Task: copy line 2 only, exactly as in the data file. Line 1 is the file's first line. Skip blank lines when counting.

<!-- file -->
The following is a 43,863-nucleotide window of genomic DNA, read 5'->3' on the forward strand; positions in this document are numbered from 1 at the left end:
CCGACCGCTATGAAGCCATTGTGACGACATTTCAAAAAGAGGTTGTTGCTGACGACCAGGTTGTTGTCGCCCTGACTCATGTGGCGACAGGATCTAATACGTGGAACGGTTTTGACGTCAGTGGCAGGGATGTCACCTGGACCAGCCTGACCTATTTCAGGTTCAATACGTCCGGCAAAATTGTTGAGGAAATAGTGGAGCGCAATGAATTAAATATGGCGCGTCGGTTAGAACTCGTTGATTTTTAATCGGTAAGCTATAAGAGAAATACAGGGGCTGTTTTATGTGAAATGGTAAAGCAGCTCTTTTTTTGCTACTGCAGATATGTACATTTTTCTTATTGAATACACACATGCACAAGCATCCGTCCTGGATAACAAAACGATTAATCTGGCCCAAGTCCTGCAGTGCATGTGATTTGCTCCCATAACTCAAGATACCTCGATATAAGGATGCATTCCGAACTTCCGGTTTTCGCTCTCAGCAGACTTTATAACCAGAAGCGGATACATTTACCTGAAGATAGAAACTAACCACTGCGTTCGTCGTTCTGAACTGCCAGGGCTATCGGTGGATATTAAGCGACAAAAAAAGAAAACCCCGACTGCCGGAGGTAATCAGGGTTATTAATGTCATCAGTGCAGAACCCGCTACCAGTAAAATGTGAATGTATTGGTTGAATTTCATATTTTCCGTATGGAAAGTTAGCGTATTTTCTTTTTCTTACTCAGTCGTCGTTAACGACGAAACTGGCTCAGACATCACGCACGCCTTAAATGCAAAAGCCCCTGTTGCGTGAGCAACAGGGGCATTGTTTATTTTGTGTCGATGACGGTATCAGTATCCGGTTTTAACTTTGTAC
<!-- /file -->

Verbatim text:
CCGACCGCTATGAAGCCATTGTGACGACATTTCAAAAAGAGGTTGTTGCTGACGACCAGGTTGTTGTCGCCCTGACTCATGTGGCGACAGGATCTAATACGTGGAACGGTTTTGACGTCAGTGGCAGGGATGTCACCTGGACCAGCCTGACCTATTTCAGGTTCAATACGTCCGGCAAAATTGTTGAGGAAATAGTGGAGCGCAATGAATTAAATATGGCGCGTCGGTTAGAACTCGTTGATTTTTAATCGGTAAGCTATAAGAGAAATACAGGGGCTGTTTTATGTGAAATGGTAAAGCAGCTCTTTTTTTGCTACTGCAGATATGTACATTTTTCTTATTGAATACACACATGCACAAGCATCCGTCCTGGATAACAAAACGATTAATCTGGCCCAAGTCCTGCAGTGCATGTGATTTGCTCCCATAACTCAAGATACCTCGATATAAGGATGCATTCCGAACTTCCGGTTTTCGCTCTCAGCAGACTTTATAACCAGAAGCGGATACATTTACCTGAAGATAGAAACTAACCACTGCGTTCGTCGTTCTGAACTGCCAGGGCTATCGGTGGATATTAAGCGACAAAAAAAGAAAACCCCGACTGCCGGAGGTAATCAGGGTTATTAATGTCATCAGTGCAGAACCCGCTACCAGTAAAATGTGAATGTATTGGTTGAATTTCATATTTTCCGTATGGAAAGTTAGCGTATTTTCTTTTTCTTACTCAGTCGTCGTTAACGACGAAACTGGCTCAGACATCACGCACGCCTTAAATGCAAAAGCCCCTGTTGCGTGAGCAACAGGGGCATTGTTTATTTTGTGTCGATGACGGTATCAGTATCCGGTTTTAACTTTGTAC